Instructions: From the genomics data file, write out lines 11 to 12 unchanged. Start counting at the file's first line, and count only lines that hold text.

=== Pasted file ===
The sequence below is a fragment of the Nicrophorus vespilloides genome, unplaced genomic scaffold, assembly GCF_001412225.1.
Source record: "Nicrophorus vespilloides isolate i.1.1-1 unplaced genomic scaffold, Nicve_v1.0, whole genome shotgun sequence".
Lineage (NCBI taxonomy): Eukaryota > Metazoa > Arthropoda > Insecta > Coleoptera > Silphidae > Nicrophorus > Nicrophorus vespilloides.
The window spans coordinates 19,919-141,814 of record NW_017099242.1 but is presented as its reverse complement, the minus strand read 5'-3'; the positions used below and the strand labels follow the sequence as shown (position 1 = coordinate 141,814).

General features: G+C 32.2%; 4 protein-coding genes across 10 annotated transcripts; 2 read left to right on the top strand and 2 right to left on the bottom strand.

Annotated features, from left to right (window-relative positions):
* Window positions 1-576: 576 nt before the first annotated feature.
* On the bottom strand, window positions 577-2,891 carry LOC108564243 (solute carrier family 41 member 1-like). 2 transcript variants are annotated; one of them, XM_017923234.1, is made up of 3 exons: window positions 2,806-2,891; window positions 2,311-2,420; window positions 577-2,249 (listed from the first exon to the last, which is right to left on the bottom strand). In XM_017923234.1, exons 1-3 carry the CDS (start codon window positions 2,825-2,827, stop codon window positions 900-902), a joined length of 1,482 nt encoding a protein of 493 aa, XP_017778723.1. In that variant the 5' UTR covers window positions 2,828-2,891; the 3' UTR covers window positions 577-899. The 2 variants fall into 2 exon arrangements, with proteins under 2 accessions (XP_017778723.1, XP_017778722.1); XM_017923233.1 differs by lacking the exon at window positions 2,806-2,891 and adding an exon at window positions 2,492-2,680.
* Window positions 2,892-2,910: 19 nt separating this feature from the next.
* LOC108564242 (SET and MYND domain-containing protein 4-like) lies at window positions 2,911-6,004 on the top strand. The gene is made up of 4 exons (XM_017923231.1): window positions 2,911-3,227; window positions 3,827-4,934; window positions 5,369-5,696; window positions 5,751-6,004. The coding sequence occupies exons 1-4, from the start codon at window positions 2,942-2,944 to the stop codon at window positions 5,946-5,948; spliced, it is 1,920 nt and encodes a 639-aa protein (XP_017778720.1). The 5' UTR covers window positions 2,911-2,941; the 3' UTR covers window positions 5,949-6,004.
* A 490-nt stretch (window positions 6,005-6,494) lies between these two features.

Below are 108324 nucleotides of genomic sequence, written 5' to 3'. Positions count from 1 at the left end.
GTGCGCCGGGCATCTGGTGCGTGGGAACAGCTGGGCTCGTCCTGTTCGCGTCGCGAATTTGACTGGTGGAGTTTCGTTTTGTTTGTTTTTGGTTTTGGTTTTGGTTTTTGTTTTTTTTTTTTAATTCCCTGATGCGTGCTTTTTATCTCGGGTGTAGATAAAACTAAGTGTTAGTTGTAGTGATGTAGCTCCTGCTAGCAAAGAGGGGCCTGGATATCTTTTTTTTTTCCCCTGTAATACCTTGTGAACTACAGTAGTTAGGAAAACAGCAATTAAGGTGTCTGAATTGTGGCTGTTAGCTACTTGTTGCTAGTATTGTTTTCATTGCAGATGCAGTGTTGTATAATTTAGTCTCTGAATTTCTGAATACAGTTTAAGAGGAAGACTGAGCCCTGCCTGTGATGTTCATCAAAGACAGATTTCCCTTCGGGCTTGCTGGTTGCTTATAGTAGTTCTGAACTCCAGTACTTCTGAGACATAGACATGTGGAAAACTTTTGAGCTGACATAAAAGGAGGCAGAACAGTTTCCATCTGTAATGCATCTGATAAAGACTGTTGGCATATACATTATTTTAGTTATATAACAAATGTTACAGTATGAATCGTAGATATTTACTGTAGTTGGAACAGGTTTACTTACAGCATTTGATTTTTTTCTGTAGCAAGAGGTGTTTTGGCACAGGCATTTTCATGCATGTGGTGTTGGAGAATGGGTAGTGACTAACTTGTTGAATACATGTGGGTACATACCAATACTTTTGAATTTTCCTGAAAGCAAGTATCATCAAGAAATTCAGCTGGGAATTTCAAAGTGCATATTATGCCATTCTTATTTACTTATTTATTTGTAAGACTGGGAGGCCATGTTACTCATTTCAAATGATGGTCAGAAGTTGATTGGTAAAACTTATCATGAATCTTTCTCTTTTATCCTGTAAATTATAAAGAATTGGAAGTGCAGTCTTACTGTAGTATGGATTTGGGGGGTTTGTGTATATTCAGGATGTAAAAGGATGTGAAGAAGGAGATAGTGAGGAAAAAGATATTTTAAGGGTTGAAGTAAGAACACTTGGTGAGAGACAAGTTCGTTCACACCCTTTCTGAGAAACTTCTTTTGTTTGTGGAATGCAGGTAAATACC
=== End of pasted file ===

* A 490-nt stretch (window positions 6,005-6,494) lies between these two features.

Below are 108324 nucleotides of genomic sequence, written 5' to 3'. Positions count from 1 at the left end.